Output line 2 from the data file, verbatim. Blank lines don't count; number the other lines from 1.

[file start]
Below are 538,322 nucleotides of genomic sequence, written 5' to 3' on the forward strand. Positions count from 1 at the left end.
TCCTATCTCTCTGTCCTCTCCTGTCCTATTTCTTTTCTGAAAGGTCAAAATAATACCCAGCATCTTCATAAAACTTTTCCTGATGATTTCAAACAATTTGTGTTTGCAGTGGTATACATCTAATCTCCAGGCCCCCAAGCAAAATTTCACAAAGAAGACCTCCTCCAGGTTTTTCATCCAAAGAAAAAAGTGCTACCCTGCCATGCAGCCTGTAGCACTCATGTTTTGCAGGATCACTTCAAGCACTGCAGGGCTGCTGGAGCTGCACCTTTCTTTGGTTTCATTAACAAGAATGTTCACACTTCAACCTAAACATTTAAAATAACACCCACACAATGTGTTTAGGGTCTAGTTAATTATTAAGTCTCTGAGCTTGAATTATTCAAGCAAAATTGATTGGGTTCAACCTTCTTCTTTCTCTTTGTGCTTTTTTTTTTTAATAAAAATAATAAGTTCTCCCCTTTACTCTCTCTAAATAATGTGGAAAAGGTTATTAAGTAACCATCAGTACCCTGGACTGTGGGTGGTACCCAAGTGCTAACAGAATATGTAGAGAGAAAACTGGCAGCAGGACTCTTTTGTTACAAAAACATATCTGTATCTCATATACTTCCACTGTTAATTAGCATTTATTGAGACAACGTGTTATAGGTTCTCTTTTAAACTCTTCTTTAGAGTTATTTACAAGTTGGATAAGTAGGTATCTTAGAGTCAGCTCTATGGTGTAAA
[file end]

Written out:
TCCTATCTCTCTGTCCTCTCCTGTCCTATTTCTTTTCTGAAAGGTCAAAATAATACCCAGCATCTTCATAAAACTTTTCCTGATGATTTCAAACAATTTGTGTTTGCAGTGGTATACATCTAATCTCCAGGCCCCCAAGCAAAATTTCACAAAGAAGACCTCCTCCAGGTTTTTCATCCAAAGAAAAAAGTGCTACCCTGCCATGCAGCCTGTAGCACTCATGTTTTGCAGGATCACTTCAAGCACTGCAGGGCTGCTGGAGCTGCACCTTTCTTTGGTTTCATTAACAAGAATGTTCACACTTCAACCTAAACATTTAAAATAACACCCACACAATGTGTTTAGGGTCTAGTTAATTATTAAGTCTCTGAGCTTGAATTATTCAAGCAAAATTGATTGGGTTCAACCTTCTTCTTTCTCTTTGTGCTTTTTTTTTTTAATAAAAATAATAAGTTCTCCCCTTTACTCTCTCTAAATAATGTGGAAAAGGTTATTAAGTAACCATCAGTACCCTGGACTGTGGGTGGTACCCAAGTGCTAACAGAATATGTAGAGAGAAAACTGGCAGCAGGACTCTTTTGTTACAAAAACATATCTGTATCTCATATACTTCCACTGTTAATTAGCATTTATTGAGACAACGTGTTATAGGTTCTCTTTTAAACTCTTCTTTAGAGTTATTTACAAGTTGGATAAGTAGGTATCTTAGAGTCAGCTCTATGGTGTAAA